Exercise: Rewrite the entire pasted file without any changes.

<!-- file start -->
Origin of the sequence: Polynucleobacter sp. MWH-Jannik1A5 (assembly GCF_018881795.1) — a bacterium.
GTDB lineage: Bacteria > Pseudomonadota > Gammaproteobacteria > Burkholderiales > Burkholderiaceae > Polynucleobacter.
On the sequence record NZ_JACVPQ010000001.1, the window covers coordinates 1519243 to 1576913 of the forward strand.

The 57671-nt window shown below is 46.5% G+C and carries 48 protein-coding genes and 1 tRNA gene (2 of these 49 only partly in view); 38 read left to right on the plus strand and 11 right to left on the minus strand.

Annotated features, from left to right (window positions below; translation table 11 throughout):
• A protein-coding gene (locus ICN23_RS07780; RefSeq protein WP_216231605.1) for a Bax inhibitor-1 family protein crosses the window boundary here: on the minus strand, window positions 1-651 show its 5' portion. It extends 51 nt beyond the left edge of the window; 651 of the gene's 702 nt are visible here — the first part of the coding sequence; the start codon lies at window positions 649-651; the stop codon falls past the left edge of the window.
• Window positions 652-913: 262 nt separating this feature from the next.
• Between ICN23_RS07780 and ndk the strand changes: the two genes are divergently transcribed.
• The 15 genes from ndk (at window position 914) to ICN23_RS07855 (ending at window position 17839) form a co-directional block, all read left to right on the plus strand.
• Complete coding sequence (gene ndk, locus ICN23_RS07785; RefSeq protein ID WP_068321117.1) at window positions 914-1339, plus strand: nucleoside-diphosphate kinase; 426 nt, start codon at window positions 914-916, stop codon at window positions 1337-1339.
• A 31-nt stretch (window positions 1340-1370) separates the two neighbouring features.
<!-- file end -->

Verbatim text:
Origin of the sequence: Polynucleobacter sp. MWH-Jannik1A5 (assembly GCF_018881795.1) — a bacterium.
GTDB lineage: Bacteria > Pseudomonadota > Gammaproteobacteria > Burkholderiales > Burkholderiaceae > Polynucleobacter.
On the sequence record NZ_JACVPQ010000001.1, the window covers coordinates 1519243 to 1576913 of the forward strand.

The 57671-nt window shown below is 46.5% G+C and carries 48 protein-coding genes and 1 tRNA gene (2 of these 49 only partly in view); 38 read left to right on the plus strand and 11 right to left on the minus strand.

Annotated features, from left to right (window positions below; translation table 11 throughout):
• A protein-coding gene (locus ICN23_RS07780; RefSeq protein WP_216231605.1) for a Bax inhibitor-1 family protein crosses the window boundary here: on the minus strand, window positions 1-651 show its 5' portion. It extends 51 nt beyond the left edge of the window; 651 of the gene's 702 nt are visible here — the first part of the coding sequence; the start codon lies at window positions 649-651; the stop codon falls past the left edge of the window.
• Window positions 652-913: 262 nt separating this feature from the next.
• Between ICN23_RS07780 and ndk the strand changes: the two genes are divergently transcribed.
• The 15 genes from ndk (at window position 914) to ICN23_RS07855 (ending at window position 17839) form a co-directional block, all read left to right on the plus strand.
• Complete coding sequence (gene ndk, locus ICN23_RS07785; RefSeq protein ID WP_068321117.1) at window positions 914-1339, plus strand: nucleoside-diphosphate kinase; 426 nt, start codon at window positions 914-916, stop codon at window positions 1337-1339.
• A 31-nt stretch (window positions 1340-1370) separates the two neighbouring features.